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21 February 2005

CSFI: Regulatory overkill seen as main risk facing banks

The Centre for the Study of Financial Innovation (CSFI), the independent City of London think tank, released a report stating that regulatory overkill saps bank resources, reduces risk diversification and creates a false sense of security. The rise in regulation has become the greatest risk facing the banking sector according to the latest ‘Banana Skins’ survey conducted by the CSFI and sponsored by PricewaterhouseCoopers.

This finding is based on responses from 440 bankers and close observers of the banking scene in 54 countries, but the threat is perceived to be particularly strong in the EU and North America. Many senior bankers described regulation as “out of control”.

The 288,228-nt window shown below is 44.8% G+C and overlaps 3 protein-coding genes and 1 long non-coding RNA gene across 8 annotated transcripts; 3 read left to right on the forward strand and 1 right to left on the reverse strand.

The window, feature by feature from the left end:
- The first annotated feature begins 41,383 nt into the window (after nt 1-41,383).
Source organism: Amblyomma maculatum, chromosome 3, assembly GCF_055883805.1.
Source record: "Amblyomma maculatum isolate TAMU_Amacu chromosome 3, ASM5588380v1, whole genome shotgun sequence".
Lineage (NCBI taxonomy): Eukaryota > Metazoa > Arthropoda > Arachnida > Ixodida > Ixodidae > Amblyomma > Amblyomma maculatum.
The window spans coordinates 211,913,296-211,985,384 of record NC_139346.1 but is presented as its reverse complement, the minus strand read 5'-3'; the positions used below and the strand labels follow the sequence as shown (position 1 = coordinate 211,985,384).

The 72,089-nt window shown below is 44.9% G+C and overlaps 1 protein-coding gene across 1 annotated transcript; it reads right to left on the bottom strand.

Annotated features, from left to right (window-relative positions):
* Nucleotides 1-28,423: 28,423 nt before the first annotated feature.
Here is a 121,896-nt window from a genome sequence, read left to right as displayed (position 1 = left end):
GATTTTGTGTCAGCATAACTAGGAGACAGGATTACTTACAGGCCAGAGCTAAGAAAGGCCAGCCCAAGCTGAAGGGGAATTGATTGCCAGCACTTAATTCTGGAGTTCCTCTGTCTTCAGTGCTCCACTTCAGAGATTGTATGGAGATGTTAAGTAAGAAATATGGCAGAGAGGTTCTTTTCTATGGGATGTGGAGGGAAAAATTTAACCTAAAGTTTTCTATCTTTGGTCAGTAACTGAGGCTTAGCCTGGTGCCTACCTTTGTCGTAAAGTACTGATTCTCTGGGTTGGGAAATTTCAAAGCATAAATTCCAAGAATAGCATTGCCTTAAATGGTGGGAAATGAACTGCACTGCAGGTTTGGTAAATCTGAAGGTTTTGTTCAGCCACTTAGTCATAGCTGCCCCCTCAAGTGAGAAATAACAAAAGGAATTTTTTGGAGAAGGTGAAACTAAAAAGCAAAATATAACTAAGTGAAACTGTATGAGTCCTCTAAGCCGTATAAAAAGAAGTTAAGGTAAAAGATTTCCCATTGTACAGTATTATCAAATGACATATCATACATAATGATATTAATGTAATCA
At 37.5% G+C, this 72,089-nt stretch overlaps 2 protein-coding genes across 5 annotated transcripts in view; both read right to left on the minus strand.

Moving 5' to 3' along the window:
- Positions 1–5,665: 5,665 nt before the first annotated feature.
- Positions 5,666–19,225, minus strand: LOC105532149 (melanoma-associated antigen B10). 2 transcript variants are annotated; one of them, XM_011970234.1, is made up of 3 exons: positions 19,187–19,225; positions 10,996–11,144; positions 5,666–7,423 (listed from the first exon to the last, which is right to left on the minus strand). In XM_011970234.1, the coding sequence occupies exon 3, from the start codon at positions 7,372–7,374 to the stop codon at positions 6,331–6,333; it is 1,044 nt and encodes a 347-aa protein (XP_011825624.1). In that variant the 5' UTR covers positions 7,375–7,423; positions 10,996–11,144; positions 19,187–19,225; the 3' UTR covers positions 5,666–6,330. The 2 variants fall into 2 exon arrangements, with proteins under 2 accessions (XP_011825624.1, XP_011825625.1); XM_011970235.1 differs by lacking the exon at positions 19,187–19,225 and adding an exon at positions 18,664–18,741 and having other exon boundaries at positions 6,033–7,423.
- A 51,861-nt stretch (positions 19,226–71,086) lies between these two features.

John Hitchins, UK Banking Leader at PricewaterhouseCoopers, said: 'Bankers have thrown down a challenge against too much prescriptive regulation. While few challenge the objectives of regulators, there is a clear need for further debate on how these are implemented'. Other high level risks include credit risk (2nd), corporate governance risk (3rd)and derivatives (4th).

David Lascelles, the CSFI’s co-director who ran the survey, said: “It is ironical that people now see the greatest dangers in regulation when new types of risk are emerging all the time: hedge funds, derivatives, electronic fraud. Banks should not be distracted from these risks by box-ticking and form-filling”.

Press release

© Graham Bishop

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